Goodness and virtue are traits that are much admired in life. Unfortunately, these two words are not commonly included in modern business speak. Some might argue that in the world of business the words goodness and virtue are mutually exclusive when you contrast them with terms like execution, accountability and results. 

Actually, I believe these words – goodness, virtue, execution, accountability, and results come together to form five pillars of leadership that will serve healthcare chief executives well in the challenging and often tense times that will characterize the next decade. 

These five pillars support leadership authenticity. 

 The holiday season is a time of reflection. As we gather with families, friends and colleagues to celebrate, what better time to think about our relationships with our employees and their families and our customers — our physicians and their patients, and the communities we serve.
To find success in the next decade, healthcare leaders will have to raise the performance bar, our own and of those who work with us.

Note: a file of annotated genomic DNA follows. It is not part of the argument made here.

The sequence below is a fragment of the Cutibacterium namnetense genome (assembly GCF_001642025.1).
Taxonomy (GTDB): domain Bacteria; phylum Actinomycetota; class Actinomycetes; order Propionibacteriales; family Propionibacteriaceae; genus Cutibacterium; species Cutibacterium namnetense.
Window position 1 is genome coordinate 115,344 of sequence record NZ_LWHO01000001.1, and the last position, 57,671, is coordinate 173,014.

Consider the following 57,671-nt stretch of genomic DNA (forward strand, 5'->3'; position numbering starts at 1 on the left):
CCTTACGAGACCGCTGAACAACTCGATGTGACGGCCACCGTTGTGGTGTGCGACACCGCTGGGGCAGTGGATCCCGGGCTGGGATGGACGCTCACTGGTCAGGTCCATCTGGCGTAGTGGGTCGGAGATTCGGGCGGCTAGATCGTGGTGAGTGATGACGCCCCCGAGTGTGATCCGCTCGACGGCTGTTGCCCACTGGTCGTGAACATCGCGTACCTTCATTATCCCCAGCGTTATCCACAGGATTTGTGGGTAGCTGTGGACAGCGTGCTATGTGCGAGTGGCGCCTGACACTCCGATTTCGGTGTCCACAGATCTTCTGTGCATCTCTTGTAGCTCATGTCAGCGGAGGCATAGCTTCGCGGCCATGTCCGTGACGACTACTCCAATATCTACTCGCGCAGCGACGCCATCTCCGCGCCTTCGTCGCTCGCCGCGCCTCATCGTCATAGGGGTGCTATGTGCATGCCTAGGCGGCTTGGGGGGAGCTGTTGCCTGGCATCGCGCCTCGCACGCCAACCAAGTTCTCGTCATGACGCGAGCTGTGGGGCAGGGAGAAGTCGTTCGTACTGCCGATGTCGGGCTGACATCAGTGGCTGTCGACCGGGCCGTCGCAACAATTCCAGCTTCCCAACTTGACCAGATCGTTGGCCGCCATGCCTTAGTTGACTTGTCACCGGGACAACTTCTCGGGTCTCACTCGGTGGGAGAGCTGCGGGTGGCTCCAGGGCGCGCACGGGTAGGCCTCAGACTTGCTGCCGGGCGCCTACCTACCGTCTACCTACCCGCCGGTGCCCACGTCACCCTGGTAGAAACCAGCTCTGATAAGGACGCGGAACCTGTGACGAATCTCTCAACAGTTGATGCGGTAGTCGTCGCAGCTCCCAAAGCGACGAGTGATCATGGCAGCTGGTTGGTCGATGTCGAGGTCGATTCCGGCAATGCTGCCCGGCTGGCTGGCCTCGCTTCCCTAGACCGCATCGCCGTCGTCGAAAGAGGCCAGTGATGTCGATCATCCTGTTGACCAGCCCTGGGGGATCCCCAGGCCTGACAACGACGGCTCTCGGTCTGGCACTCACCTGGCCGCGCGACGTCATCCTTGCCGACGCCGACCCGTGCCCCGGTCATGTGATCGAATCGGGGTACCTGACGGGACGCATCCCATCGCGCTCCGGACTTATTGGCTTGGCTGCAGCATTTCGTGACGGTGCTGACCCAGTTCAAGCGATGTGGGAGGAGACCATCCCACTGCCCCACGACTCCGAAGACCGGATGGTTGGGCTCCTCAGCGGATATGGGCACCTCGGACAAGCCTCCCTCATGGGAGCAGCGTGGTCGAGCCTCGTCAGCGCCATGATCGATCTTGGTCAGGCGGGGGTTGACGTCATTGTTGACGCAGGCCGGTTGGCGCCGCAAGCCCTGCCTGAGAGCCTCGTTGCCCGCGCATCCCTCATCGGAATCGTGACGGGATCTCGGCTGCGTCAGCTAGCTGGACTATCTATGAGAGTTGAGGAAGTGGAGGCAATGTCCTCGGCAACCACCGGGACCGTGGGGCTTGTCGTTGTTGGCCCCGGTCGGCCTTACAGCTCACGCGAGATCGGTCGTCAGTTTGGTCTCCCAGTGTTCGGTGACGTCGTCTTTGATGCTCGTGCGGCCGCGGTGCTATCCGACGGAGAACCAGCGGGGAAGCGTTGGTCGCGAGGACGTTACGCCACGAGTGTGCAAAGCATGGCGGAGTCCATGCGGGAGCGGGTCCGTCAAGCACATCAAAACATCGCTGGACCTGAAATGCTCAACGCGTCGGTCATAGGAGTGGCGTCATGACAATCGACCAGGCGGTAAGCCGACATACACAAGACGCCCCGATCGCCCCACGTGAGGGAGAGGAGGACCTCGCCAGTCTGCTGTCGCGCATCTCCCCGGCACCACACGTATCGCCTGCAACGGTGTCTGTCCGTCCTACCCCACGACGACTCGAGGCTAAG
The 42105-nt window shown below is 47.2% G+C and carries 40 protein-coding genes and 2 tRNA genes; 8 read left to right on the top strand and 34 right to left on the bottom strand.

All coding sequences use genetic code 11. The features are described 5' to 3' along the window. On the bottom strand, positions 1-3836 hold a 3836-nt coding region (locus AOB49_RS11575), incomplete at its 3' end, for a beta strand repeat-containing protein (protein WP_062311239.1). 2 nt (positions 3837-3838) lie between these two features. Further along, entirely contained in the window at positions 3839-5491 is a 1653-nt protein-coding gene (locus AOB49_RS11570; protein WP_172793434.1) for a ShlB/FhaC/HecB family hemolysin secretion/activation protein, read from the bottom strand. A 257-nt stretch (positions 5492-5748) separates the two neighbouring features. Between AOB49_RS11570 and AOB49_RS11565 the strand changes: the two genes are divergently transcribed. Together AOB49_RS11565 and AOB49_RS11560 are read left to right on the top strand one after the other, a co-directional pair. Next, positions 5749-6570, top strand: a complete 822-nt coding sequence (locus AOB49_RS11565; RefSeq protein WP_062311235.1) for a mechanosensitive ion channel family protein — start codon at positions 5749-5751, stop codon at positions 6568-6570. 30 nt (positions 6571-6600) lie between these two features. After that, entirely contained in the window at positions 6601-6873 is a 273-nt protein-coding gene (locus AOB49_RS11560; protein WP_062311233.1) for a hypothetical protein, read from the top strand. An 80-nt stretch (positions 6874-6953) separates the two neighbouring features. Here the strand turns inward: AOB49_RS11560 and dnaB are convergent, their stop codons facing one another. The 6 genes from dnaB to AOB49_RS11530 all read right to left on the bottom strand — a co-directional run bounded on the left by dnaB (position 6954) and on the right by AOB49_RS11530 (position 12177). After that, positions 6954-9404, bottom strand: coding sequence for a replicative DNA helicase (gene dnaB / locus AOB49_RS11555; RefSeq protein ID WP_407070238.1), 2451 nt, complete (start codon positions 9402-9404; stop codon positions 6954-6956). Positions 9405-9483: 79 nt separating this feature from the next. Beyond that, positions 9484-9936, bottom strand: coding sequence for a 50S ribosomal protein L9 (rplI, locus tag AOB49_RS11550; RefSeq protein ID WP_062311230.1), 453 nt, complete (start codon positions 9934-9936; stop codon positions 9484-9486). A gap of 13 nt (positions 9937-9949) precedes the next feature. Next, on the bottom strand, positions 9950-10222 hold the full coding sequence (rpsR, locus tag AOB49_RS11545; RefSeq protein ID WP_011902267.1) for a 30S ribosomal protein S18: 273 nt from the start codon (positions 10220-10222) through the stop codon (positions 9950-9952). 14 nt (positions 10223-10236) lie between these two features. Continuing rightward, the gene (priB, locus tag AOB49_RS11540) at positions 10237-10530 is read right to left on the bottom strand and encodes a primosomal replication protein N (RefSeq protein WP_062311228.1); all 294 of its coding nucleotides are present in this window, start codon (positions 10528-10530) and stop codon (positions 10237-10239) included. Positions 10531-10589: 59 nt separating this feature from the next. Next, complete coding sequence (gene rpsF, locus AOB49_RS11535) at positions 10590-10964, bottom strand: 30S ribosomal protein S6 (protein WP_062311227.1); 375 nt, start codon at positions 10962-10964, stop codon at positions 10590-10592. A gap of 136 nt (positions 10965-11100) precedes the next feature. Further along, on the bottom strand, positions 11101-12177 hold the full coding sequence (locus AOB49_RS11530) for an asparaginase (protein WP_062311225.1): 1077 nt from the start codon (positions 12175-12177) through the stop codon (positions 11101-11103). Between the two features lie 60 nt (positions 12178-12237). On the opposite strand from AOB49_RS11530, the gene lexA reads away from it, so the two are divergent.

We face many challenges, including probable draconian reductions in reimbursement and new massive cost shifting. These will be exceptionally demanding times, but in the end, success or failure for our organizations will turn on the quality of our people and an organization’s ability to attract and retain the best talent in the market. Execution will be critical but that, too, will rest with the employees (which pool will increasingly include hospital employed physicians) and whether they believe they are treated fairly and are appreciated. 

Goodness and virtue are qualities that may sound out of place in running a complex health system, but they are critical. 

 Happy Holidays and best wishes for a prosperous and rewarding New Year.

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